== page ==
Tuesday, February 20, 2007

From 30 seconds to 2 hours

With more advertising guys finding success in the longer format there is a tacit acceptance within the film industry about the ad filmmaker’s ability to communicate effectively over the duration of 2 hours. This was not always so. I remember when as a cub I happened to be shooting with a big name Hindi film cinematographer on a tire commercial. Being the production papplu I was the most responsible person on the set and I caught it from all ends especially from the esteemed cinematographer. I was subjected to a constant barrage of disparaging comment and criticism because I was an advertising guy and advertising guys were considered idiots. It was another matter that the big name DOP didn’t know his ass from his elbow and took three days to shoot a simple commercial that was probably the worst lit I’ve ever seen.

At that time I couldn’t understand why advertising people were so looked down upon. From what I’d seen they worked much harder (in fact shooting around the clock followed by editing was not unusual), were more tech savvy, were very organized (storyboarding was unheard off in the Hindi film industry then) armed with shot breakdowns and managed to tell a complete story in 30 seconds. I’d noticed that the Hindi film biggies of the time didn’t have a script on set in most cases and generally did not manage to tell a story even after 3 hours. Still the caste system in the industry was such that ad filmmakers just didn’t stand a chance. Yet it was always a dream for ad filmmakers to make a feature film. It always has been I guess.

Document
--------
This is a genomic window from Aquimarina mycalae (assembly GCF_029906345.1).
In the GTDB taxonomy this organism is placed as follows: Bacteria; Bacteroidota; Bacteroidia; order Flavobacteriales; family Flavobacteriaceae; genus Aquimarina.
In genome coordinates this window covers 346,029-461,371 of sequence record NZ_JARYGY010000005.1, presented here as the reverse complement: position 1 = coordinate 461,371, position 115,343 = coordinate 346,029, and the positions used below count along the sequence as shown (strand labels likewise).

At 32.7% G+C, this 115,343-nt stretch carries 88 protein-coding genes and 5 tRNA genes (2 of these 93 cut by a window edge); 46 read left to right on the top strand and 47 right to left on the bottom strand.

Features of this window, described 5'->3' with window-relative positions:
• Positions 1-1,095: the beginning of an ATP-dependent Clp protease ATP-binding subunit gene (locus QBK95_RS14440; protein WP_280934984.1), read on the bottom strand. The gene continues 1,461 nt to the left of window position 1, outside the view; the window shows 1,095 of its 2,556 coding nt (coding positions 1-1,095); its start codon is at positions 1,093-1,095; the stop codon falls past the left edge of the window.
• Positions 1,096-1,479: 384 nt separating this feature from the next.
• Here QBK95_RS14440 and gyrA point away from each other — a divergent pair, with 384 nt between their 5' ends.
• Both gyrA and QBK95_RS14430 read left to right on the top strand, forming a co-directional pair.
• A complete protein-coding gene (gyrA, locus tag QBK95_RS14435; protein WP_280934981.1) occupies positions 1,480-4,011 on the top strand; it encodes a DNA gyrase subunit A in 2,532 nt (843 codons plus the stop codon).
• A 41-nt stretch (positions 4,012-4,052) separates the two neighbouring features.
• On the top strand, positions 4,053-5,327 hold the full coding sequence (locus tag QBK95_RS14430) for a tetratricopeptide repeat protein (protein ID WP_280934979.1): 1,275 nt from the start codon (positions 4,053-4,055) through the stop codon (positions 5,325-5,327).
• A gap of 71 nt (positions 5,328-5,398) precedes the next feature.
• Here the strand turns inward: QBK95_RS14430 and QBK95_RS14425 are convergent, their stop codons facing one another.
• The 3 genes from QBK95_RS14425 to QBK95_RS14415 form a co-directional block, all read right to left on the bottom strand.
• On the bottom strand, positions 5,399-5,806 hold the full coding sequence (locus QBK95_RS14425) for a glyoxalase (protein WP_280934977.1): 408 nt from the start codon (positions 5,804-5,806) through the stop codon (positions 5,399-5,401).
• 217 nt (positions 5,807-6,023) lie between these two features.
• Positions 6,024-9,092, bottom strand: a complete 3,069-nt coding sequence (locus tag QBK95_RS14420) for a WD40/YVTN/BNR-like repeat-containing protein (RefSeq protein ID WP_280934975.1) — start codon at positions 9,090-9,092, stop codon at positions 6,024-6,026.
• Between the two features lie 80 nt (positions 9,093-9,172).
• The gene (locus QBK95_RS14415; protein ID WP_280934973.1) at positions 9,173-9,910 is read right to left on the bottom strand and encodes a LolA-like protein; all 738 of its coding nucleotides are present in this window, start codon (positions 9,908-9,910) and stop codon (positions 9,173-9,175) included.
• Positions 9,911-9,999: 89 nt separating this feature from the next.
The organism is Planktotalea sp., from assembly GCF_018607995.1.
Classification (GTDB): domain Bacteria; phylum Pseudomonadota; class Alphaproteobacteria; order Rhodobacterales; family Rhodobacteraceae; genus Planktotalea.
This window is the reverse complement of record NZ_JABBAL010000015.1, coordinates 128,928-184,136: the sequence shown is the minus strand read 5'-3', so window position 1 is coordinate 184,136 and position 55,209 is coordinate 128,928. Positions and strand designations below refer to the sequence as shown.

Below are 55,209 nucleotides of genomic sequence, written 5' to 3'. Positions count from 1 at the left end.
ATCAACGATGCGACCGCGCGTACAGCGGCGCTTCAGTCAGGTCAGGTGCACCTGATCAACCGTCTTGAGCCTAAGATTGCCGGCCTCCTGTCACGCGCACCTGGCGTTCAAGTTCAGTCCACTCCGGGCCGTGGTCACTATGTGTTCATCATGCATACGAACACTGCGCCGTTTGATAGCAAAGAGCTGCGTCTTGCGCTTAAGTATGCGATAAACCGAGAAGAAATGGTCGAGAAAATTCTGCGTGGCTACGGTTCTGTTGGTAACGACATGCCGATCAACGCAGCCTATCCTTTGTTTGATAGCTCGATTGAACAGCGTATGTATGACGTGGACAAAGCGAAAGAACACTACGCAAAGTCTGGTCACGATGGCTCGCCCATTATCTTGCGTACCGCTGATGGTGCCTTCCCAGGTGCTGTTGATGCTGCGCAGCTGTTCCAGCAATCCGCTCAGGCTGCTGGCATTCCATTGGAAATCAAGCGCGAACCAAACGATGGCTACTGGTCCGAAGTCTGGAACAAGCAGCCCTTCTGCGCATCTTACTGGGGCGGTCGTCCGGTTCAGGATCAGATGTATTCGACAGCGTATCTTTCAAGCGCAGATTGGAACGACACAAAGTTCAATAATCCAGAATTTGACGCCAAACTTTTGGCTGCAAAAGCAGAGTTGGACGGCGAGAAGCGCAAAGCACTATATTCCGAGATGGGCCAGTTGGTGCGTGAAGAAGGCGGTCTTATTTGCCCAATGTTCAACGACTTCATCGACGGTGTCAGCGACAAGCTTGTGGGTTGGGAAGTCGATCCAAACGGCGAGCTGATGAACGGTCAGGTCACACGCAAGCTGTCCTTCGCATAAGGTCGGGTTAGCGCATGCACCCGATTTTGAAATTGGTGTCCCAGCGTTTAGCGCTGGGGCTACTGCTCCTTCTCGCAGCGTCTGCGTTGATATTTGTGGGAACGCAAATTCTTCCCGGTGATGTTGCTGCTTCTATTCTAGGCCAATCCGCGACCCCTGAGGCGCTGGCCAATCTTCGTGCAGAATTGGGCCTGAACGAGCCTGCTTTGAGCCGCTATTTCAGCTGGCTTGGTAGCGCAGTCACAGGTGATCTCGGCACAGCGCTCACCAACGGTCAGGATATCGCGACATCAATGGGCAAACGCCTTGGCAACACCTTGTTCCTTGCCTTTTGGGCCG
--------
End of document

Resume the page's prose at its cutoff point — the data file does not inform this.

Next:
15 years later much has changed. Today if you announce that you are an ad filmmaker with a script for a feature film the doors are not automatically slammed in your face. They are not opened either lest you think being an adfilmmaker is a shortcut into Bollywood, but lets just say that it is less impossible now. There are some who still believe that the film industry “belongs” to the film wallas but they are a dying breed. The film industry is relatively more open for outsiders now.

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